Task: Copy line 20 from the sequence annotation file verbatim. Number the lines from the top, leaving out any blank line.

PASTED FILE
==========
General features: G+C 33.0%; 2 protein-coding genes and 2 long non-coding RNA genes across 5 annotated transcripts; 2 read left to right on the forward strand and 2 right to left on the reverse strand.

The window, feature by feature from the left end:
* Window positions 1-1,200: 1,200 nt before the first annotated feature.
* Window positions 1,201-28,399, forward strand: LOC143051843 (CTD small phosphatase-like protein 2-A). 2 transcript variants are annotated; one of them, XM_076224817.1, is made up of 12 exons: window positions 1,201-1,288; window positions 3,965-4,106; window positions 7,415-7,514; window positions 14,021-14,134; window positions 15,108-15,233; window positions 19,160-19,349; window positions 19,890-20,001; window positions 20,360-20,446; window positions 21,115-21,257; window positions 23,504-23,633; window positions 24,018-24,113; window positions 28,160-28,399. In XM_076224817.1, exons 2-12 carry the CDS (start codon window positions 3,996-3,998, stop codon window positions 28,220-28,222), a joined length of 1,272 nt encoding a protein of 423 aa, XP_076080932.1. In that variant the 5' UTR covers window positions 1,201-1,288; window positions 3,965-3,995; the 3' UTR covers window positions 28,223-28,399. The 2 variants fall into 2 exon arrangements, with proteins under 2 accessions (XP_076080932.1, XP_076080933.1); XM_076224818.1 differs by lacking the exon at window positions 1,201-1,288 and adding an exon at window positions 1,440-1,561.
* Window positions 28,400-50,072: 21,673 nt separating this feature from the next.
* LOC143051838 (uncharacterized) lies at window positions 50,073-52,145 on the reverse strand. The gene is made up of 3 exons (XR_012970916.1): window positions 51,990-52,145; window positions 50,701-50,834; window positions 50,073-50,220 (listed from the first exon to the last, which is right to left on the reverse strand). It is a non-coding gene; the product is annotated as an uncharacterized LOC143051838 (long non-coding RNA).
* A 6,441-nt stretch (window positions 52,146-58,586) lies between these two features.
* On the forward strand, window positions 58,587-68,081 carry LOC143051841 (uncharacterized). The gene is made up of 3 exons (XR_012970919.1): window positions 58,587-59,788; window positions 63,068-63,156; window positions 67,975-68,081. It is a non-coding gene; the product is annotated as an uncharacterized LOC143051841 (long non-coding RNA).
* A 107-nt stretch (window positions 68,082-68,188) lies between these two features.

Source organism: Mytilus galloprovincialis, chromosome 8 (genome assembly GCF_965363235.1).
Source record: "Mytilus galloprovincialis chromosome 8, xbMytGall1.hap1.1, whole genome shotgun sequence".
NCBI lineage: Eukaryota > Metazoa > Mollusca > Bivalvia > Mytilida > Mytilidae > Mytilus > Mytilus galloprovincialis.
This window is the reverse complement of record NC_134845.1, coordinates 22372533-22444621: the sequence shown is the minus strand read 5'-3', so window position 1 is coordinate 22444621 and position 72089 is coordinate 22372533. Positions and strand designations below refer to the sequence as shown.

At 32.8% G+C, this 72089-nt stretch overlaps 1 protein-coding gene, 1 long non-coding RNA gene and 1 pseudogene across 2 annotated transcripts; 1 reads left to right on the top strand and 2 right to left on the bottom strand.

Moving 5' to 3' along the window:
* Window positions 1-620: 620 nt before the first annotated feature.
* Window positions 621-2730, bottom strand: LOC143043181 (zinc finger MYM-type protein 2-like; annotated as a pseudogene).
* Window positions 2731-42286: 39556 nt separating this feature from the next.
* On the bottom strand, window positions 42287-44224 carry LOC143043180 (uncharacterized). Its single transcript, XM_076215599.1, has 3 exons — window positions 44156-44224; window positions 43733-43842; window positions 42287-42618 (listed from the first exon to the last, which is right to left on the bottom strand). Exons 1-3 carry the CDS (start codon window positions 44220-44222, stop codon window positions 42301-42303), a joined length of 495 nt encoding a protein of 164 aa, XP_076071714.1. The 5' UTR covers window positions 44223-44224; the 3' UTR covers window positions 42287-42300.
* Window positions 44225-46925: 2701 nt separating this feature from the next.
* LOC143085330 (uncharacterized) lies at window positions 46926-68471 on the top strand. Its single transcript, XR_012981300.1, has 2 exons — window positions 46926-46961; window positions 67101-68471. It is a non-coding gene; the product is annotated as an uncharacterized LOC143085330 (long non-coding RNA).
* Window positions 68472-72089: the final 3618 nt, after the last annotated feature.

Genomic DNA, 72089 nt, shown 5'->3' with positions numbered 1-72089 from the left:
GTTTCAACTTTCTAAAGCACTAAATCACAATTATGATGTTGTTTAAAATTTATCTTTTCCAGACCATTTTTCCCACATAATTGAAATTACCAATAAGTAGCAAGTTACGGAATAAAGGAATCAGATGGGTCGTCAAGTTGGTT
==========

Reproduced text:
* Window positions 44225-46925: 2701 nt separating this feature from the next.